A Practical Guide to Correctional Law Issues | CPDonline.ca

A Practical Guide to Correctional Law Issues

Paula Puddy, HBA LLB MBA

Your client has been convicted and sentenced to a federal penitentiary. What is the process? How long will it take? What factors are considered by the parole officer when determining where your client will serve his or her sentence? Can your client object? Is habeas corpus available? When is your client eligible for parole?

Simon Borys answers these administrative questions and more in his presentation and accompanying hand-out entitled "A Practical Guide to Correctional Law Issues".

Simon explains the process in conviction.

Once convicted, inmates typically wait in a provincial prison for their transfer. This can take a few days to a few weeks depending on staffing and resources. Sometimes, Simon comments, you may be able to speed up the transfer if your client signs a waiver of appeal.

Most inmates are then transferred to a federal assessment centre for a period of 60 to 120 days. During that time, a parole officer completes the Custody Rating Scale, which helps the parole officer determine the offender’s institutional adjustment, escape risk, and public safety risk ratings. A parole officer will assign a score of low, medium, or high in each of these three domains. Based on these three ratings, the offender will be assessed as either minimum, medium, or maximum security and will begin serving their time in a corresponding prison.

There is little cause to object to the parole officer’s decision.

If your client wants to challenge the "pen" placement, you can follow an internal grievance procedure which goes to the supervisor, then the warden followed by the regional or national level. Ultimately, it could be reviewed by the Federal Court on judicial review. However it takes time and it could result in a new assessment being ordered rather than a change to the original assessment.

Typically, habeas corpus has not been available as there has been no deprivation of liberty based on the initial classification. However, Simon comments that this may be open to being revisited in light of the Supreme Court’s recent decision in Canada (Public Safety and Emergency Preparedness) v Chhina, 2019 SCC 2.

Nor, has it been available on lateral transfers or out-of-province transfers.

Can an inmate challenge an involuntary transfer to a higher level security penitentiary?

Habeas corpus is available when an inmate is being transferred from general population to segregation, or from minimum to medium, or medium to maximum.

There are two avenues to pursue in habeas corpus applications:

1. Challenge the transfer decision based on reasonableness (an increase in one of the 3 factors used to assess the inmate’s placement: institutional adjustment, escape risk, and public safety risk)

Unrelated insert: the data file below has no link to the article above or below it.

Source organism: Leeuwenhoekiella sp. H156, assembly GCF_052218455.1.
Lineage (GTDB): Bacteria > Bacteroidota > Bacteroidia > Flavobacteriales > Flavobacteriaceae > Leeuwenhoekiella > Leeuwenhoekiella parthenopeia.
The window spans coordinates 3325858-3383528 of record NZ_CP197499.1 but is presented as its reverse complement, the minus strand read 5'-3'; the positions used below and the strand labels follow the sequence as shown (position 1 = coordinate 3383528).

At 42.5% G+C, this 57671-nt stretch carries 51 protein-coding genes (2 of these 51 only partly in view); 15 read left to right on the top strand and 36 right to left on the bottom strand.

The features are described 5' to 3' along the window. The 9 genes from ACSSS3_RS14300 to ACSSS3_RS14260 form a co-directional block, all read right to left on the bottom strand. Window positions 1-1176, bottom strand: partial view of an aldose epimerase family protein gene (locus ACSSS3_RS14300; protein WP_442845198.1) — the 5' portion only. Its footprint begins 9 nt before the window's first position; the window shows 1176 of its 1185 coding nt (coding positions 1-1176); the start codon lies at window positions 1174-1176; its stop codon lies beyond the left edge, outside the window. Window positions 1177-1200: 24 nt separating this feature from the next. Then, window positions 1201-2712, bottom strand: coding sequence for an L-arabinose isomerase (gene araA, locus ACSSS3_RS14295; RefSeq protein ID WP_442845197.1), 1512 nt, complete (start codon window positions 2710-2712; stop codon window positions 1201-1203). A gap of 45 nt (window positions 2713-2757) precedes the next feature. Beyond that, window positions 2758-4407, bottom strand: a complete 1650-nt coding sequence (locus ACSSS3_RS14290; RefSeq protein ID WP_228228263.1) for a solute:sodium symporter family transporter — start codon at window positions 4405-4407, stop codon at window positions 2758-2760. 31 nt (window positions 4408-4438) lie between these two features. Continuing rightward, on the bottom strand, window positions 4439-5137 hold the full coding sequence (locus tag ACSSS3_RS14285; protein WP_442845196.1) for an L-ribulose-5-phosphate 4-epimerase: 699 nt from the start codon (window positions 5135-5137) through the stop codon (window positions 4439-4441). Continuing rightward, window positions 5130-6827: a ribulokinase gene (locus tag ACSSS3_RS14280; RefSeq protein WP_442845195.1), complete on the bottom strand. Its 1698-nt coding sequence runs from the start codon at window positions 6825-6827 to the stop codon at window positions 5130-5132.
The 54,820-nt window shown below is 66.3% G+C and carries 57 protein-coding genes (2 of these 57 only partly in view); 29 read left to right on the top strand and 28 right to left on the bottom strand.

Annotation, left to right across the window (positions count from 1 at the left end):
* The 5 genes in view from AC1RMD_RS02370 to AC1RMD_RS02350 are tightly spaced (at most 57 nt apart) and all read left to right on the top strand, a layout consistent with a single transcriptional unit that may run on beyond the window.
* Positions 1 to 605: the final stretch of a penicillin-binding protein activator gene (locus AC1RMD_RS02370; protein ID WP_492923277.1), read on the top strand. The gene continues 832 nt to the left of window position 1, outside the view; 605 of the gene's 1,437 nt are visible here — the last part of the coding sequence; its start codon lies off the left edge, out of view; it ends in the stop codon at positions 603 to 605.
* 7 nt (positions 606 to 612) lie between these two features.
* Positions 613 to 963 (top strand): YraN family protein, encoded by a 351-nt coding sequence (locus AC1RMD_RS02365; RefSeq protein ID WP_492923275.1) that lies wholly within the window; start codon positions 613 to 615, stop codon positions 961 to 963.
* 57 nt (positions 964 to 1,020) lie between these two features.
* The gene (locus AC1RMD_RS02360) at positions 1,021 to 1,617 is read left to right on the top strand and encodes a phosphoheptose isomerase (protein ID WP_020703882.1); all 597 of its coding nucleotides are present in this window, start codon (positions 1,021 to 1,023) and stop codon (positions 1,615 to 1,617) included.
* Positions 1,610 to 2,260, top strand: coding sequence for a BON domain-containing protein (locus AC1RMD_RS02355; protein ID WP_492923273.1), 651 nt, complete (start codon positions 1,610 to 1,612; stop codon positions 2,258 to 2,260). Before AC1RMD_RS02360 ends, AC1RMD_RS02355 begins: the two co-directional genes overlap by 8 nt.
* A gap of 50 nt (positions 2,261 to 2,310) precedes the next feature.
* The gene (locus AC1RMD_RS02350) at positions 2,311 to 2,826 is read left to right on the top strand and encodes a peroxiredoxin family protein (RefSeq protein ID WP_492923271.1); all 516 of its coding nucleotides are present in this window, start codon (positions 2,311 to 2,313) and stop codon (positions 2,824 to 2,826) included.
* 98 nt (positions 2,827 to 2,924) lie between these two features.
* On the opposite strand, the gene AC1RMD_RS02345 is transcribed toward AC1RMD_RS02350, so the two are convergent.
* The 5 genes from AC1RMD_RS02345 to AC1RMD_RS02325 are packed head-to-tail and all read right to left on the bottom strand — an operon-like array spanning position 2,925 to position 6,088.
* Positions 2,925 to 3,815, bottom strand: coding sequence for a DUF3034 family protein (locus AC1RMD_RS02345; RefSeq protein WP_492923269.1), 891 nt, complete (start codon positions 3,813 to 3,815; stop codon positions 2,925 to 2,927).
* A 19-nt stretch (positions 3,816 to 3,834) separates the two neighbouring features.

2. Challenge the transfer decision based on procedural fairness as the failure to give the inmate a right to counsel (when required to do so), lack of information, not considered the inmate’s rebuttal etc.

Simon reminds us that habeas corpus is not a trial and, therefore, there is no requirement to prove the facts or reasons for the change. Furthermore, it is not a method to correct or remove information in the inmate’s file.

When is my client eligible for parole?

Your client is generally eligible for full parole when he or she has served 1/3 of the sentence, living where he/she wants. However, this type of parole is quite uncommon as the parole board is reluctant to release offenders into the general public without support and supervision of a halfway house.

A client is eligible for day parole 6 months before full parole, living at a halfway house.

Simon notes that there is no difference between a 2 and a 3 years sentence for parole, as an inmate must serve 6 months before being eligible for day parole. It is a timing issue.

Statutory release occurs at 2/3 of the sentence. The parole board may impose a residency condition (day parole type release) for a stat release.

The 1/6 is available in limited circumstances such as drugs or fraud.

Practically speaking, inmates are not getting a hearing from the parole board for 8 to 12 months.

More information

Simon covers more topics in his presentation and paper including:

  • Parole appeals
  • Post-suspension hearings
  • Segregation review hearings
  • Provincial inmates (parole, security classification)
  • Complaints and grievances

Watch the Video

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